How Art Works September 21, 2012Posted by keithsawyer in New research, Uncategorized.
Tags: arts education, monitor group, national endowment for the arts, nea, system map
The U.S. National Endowment for the Arts (NEA) has just released a report titled “How Art Works.” It announces a new five-year research agenda, to analyze the benefits of the arts to society–individual benefits, community benefits, and economic benefits. The core of the report is a new “system map” (see graphic below), and each research project will focus on one or more of the components in the system.
The system map reflects several key assumptions guiding the research project:
- Arts engagement is at the heart of how art works.
- The raw fuel needed to keep the system going is the human impulse to create and express.
- Benefits can accrue separately to individuals and communities.
- Arts engagement makes important contributions to the capacity for a society to invent and express itself.
Arts engagement is at the center of the system. Everything revolves around people and communities engaging with the arts. If there’s no engagement, the NEA argues, the arts can’t have any benefits. If there’s great art sitting in a museum in the middle of nowhere and no one ever looks at it, there are no benefits. If only a small subset of the population engages with the arts, then the benefits would only accrue to that subset, thus disadvantaging the others who don’t engage with the arts.
The map is designed to be pretty easy to understand, because it’s an overall vision guiding a range of research projects over the next five years. The inputs are at the top and the outputs–the benefits–are at the bottom.
The inputs are (1) the human impulse to create and express; (2) the arts infrastructure (the institutions and places that facilitate the creation and consumption of art); (3) education and training (the skills and knowledge that inform artistic expression, and the consumption of art).
The outputs are (1) benefits of the arts to individuals (including transformations in thinking, social skills, and character development over time); (2) benefits of the arts to societies and communities (including sustaining communities, transferring values, economic benefits; and (3) the broader societal impact of the overall society’s capacity to innovate and express ideas.
At the left side of the graphic are what they call the “multipliers”: forces that broadly influence the entire art system.
Here’s the NEA summary of the system map:
The system map is a conceptual diagram of how variables relevant to the topic How Art Works “talk” to one another. It is a picture of the complexity inherent in discussions of art’s impact and it suggests a set of hypotheses about the relationship between arts engagement and the arts’ impacts on individuals and their communities. The map offers a platform for mounting a research agenda to test the strength of these relationships and their underlying hypotheses.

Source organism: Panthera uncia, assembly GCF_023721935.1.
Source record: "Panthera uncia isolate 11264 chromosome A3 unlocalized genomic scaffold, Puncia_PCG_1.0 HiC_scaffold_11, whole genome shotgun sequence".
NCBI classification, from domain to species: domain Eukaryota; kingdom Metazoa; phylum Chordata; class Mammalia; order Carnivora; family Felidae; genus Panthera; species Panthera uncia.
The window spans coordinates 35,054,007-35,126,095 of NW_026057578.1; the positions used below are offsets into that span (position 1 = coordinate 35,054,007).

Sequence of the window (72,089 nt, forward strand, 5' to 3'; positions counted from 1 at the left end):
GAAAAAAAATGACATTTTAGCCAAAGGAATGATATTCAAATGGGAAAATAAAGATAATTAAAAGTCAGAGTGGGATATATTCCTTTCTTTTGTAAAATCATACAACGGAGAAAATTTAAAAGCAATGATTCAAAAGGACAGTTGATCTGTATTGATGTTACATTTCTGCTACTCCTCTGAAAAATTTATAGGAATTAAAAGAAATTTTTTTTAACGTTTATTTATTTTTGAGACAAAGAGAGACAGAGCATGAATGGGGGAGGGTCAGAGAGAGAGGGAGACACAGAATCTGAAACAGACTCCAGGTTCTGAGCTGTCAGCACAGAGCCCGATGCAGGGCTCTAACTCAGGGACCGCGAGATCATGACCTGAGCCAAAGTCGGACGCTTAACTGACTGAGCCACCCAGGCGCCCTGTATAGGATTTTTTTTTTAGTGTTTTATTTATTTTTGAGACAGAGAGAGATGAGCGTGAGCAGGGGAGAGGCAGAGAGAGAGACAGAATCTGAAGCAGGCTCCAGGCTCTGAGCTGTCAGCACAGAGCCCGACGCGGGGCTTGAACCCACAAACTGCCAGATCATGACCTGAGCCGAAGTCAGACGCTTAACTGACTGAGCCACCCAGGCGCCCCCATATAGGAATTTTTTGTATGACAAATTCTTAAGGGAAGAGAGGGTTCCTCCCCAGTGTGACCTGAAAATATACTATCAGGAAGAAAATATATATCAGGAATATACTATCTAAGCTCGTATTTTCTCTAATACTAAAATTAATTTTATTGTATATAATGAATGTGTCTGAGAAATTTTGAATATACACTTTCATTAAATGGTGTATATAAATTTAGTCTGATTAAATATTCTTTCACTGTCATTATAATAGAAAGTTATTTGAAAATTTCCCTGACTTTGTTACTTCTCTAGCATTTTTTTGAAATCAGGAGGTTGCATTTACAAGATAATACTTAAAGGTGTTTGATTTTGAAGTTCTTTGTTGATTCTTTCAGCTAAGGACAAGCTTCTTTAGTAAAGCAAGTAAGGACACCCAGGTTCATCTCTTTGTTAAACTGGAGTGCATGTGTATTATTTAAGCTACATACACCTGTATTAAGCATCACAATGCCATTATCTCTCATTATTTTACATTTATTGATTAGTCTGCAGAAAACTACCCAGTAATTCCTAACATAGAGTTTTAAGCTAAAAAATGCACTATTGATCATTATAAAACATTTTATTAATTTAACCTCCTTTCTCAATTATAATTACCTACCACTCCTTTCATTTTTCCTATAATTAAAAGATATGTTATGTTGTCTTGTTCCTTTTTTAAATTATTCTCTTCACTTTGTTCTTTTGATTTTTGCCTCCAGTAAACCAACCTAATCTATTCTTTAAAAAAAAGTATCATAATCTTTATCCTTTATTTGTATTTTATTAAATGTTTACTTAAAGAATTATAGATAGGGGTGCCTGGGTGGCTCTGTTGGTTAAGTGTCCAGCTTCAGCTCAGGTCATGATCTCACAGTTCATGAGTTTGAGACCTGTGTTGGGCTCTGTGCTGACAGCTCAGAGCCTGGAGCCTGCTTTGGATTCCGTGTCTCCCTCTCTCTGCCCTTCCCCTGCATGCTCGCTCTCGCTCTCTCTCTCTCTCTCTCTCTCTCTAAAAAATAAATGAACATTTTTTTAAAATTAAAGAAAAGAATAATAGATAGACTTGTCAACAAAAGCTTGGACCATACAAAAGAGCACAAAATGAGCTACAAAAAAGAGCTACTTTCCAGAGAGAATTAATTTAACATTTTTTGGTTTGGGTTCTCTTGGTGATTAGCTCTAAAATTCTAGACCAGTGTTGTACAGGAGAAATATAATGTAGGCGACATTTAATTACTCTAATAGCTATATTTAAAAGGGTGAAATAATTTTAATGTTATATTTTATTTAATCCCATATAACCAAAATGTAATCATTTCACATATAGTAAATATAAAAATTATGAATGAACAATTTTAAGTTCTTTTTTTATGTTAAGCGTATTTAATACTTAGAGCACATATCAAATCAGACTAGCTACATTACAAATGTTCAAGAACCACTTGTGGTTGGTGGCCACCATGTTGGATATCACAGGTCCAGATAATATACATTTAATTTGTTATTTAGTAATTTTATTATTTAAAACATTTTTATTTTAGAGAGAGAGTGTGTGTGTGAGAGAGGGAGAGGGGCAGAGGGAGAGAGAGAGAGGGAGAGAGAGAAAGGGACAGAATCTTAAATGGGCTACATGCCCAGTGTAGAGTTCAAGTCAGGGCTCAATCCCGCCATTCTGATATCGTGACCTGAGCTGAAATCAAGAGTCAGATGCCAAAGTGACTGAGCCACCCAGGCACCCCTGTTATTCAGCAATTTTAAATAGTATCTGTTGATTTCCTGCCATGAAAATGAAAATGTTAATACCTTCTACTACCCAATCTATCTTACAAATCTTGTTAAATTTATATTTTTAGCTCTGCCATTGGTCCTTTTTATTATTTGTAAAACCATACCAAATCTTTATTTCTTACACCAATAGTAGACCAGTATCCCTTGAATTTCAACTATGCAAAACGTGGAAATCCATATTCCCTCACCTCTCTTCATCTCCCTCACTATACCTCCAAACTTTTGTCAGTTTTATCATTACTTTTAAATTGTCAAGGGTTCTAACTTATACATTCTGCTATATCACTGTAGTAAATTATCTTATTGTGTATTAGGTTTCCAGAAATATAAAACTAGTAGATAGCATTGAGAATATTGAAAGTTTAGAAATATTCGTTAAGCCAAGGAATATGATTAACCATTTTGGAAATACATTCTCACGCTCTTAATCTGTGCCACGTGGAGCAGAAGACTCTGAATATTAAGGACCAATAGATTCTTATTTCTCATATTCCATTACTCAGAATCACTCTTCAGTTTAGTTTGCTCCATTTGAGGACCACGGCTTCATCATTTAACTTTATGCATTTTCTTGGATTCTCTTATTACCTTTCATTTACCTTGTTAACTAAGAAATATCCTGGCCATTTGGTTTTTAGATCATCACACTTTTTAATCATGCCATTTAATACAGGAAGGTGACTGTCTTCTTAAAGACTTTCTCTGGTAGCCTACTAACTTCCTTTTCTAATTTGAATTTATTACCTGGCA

In the full report, each of the components in the map are expanded significantly, identifying specific elements and activities, that then lead to specific research questions. The NEA’s Office of Research & Analysis (ORA) has identified three overarching research goals:
- Identify and cultivate new and existing data sources in the arts.
- Investigate the value of the U.S. arts ecosystem and the impact of the arts on other domains of American life.
- Elevate the public profile of arts-related research.
My sense of what’s going on: What they’re really looking for are quantitative measures of the benefits of the arts, that would justify national, state, and community investments in the arts. Then, arts organizations and advocates could use these data in making the case for money with politicians and nonprofit funding agencies. They’re looking for evidence of benefits in any of the following areas:
- Health and well-being: Does arts participation increase individual health and/or community health?
- Cognitive capacity, learning, and creativity: Does arts participation make you smarter and/or more creative?
- Community livability: If there are more local opportunities for arts participation, does that make a community more desirable, pleasant, healthy?
- Economic prosperity: Does arts participation increase the economic success of a city or region–whether real estate values, average salaries, growth in new businesses, or whatever?
Of course, the NEA has been exploring these questions for years already. The report ends with a summary of 31 projects, both completed and planned, that align with the system map and these research questions. What’s really new here is the “system map” concept itself; the idea is that it will help the NEA better understand how all of its different research projects fit together–and in particular, help them to understand which areas may have been relatively neglected in the past.
Anyone involved in the arts has a stake in this research. Most people who work in the arts feel as if arts funding is under siege–in the U.S., the various government entities have often found it easy to cut arts funding, either because they thought the arts was a private sector responsibility, or because they thought the arts were only consumed by a small elite. In U.S. schools, arts education has losing support for decades–with many schools now having almost no arts education.
Should society support the arts from revenue that is provided by taxes on everyone? Is there a national interest at stake? What do you think?